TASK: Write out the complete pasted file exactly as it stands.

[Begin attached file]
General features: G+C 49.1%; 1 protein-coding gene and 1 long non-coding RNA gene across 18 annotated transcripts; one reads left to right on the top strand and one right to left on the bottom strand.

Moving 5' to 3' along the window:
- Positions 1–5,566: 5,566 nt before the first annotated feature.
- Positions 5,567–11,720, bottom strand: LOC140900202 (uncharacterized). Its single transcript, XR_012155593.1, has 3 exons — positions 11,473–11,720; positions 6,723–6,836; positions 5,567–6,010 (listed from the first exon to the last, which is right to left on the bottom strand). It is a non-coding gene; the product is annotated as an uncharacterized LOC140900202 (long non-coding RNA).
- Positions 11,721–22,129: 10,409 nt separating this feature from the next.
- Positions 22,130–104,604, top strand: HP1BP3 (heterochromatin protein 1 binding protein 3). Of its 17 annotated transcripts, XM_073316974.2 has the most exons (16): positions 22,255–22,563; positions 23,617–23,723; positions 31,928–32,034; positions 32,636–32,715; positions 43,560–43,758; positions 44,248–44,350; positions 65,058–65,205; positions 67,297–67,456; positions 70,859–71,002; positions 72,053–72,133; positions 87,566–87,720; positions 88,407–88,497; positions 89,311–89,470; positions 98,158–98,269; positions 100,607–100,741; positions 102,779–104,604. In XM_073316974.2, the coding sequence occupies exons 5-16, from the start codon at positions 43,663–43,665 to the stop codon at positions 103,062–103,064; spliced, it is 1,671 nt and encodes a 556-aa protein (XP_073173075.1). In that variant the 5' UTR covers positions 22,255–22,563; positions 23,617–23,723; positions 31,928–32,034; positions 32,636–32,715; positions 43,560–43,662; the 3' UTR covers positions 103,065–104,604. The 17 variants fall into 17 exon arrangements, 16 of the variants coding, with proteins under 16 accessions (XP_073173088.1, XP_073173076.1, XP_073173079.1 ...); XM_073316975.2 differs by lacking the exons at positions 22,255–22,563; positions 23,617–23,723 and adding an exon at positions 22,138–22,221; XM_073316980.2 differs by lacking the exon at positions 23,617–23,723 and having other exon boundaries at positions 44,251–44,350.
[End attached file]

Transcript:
General features: G+C 49.1%; 1 protein-coding gene and 1 long non-coding RNA gene across 18 annotated transcripts; one reads left to right on the top strand and one right to left on the bottom strand.

Moving 5' to 3' along the window:
- Positions 1–5,566: 5,566 nt before the first annotated feature.
- Positions 5,567–11,720, bottom strand: LOC140900202 (uncharacterized). Its single transcript, XR_012155593.1, has 3 exons — positions 11,473–11,720; positions 6,723–6,836; positions 5,567–6,010 (listed from the first exon to the last, which is right to left on the bottom strand). It is a non-coding gene; the product is annotated as an uncharacterized LOC140900202 (long non-coding RNA).
- Positions 11,721–22,129: 10,409 nt separating this feature from the next.
- Positions 22,130–104,604, top strand: HP1BP3 (heterochromatin protein 1 binding protein 3). Of its 17 annotated transcripts, XM_073316974.2 has the most exons (16): positions 22,255–22,563; positions 23,617–23,723; positions 31,928–32,034; positions 32,636–32,715; positions 43,560–43,758; positions 44,248–44,350; positions 65,058–65,205; positions 67,297–67,456; positions 70,859–71,002; positions 72,053–72,133; positions 87,566–87,720; positions 88,407–88,497; positions 89,311–89,470; positions 98,158–98,269; positions 100,607–100,741; positions 102,779–104,604. In XM_073316974.2, the coding sequence occupies exons 5-16, from the start codon at positions 43,663–43,665 to the stop codon at positions 103,062–103,064; spliced, it is 1,671 nt and encodes a 556-aa protein (XP_073173075.1). In that variant the 5' UTR covers positions 22,255–22,563; positions 23,617–23,723; positions 31,928–32,034; positions 32,636–32,715; positions 43,560–43,662; the 3' UTR covers positions 103,065–104,604. The 17 variants fall into 17 exon arrangements, 16 of the variants coding, with proteins under 16 accessions (XP_073173088.1, XP_073173076.1, XP_073173079.1 ...); XM_073316975.2 differs by lacking the exons at positions 22,255–22,563; positions 23,617–23,723 and adding an exon at positions 22,138–22,221; XM_073316980.2 differs by lacking the exon at positions 23,617–23,723 and having other exon boundaries at positions 44,251–44,350.